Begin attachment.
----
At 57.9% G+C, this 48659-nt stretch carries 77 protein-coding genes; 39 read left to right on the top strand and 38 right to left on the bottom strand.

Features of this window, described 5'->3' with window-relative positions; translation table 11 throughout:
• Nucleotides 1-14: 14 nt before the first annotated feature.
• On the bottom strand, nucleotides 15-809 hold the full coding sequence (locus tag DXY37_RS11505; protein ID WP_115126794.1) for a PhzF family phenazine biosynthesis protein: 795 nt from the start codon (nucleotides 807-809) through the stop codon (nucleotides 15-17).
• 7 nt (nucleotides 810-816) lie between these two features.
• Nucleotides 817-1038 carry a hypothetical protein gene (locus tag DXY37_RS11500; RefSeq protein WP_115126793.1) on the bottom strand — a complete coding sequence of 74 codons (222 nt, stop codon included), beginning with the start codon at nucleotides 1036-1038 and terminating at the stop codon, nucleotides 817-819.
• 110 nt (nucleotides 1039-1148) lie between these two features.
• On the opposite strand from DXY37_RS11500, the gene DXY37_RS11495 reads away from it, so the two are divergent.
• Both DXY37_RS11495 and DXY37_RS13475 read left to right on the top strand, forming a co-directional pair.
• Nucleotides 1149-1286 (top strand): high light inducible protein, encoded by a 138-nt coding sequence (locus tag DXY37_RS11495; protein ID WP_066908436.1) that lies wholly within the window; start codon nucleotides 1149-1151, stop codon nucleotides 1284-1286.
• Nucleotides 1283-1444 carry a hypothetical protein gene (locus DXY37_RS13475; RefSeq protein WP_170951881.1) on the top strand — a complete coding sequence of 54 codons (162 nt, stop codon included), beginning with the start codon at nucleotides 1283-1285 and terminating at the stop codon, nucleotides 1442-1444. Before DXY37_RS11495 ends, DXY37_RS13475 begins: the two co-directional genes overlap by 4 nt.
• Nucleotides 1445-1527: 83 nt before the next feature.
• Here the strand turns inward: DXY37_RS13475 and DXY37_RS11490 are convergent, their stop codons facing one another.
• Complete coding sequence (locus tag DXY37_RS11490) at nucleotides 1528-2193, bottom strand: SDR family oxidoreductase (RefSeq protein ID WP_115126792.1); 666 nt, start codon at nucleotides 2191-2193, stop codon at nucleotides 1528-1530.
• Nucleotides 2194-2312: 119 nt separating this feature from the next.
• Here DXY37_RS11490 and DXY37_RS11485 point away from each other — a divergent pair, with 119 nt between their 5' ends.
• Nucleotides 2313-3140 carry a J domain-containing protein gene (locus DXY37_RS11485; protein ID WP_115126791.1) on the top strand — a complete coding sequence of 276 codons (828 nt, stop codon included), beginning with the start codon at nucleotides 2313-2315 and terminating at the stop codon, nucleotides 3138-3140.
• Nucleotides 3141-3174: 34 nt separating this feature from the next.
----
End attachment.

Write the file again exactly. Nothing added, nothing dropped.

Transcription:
At 57.9% G+C, this 48659-nt stretch carries 77 protein-coding genes; 39 read left to right on the top strand and 38 right to left on the bottom strand.

Features of this window, described 5'->3' with window-relative positions; translation table 11 throughout:
• Nucleotides 1-14: 14 nt before the first annotated feature.
• On the bottom strand, nucleotides 15-809 hold the full coding sequence (locus tag DXY37_RS11505; protein ID WP_115126794.1) for a PhzF family phenazine biosynthesis protein: 795 nt from the start codon (nucleotides 807-809) through the stop codon (nucleotides 15-17).
• 7 nt (nucleotides 810-816) lie between these two features.
• Nucleotides 817-1038 carry a hypothetical protein gene (locus tag DXY37_RS11500; RefSeq protein WP_115126793.1) on the bottom strand — a complete coding sequence of 74 codons (222 nt, stop codon included), beginning with the start codon at nucleotides 1036-1038 and terminating at the stop codon, nucleotides 817-819.
• 110 nt (nucleotides 1039-1148) lie between these two features.
• On the opposite strand from DXY37_RS11500, the gene DXY37_RS11495 reads away from it, so the two are divergent.
• Both DXY37_RS11495 and DXY37_RS13475 read left to right on the top strand, forming a co-directional pair.
• Nucleotides 1149-1286 (top strand): high light inducible protein, encoded by a 138-nt coding sequence (locus tag DXY37_RS11495; protein ID WP_066908436.1) that lies wholly within the window; start codon nucleotides 1149-1151, stop codon nucleotides 1284-1286.
• Nucleotides 1283-1444 carry a hypothetical protein gene (locus DXY37_RS13475; RefSeq protein WP_170951881.1) on the top strand — a complete coding sequence of 54 codons (162 nt, stop codon included), beginning with the start codon at nucleotides 1283-1285 and terminating at the stop codon, nucleotides 1442-1444. Before DXY37_RS11495 ends, DXY37_RS13475 begins: the two co-directional genes overlap by 4 nt.
• Nucleotides 1445-1527: 83 nt before the next feature.
• Here the strand turns inward: DXY37_RS13475 and DXY37_RS11490 are convergent, their stop codons facing one another.
• Complete coding sequence (locus tag DXY37_RS11490) at nucleotides 1528-2193, bottom strand: SDR family oxidoreductase (RefSeq protein ID WP_115126792.1); 666 nt, start codon at nucleotides 2191-2193, stop codon at nucleotides 1528-1530.
• Nucleotides 2194-2312: 119 nt separating this feature from the next.
• Here DXY37_RS11490 and DXY37_RS11485 point away from each other — a divergent pair, with 119 nt between their 5' ends.
• Nucleotides 2313-3140 carry a J domain-containing protein gene (locus DXY37_RS11485; protein ID WP_115126791.1) on the top strand — a complete coding sequence of 276 codons (828 nt, stop codon included), beginning with the start codon at nucleotides 2313-2315 and terminating at the stop codon, nucleotides 3138-3140.
• Nucleotides 3141-3174: 34 nt separating this feature from the next.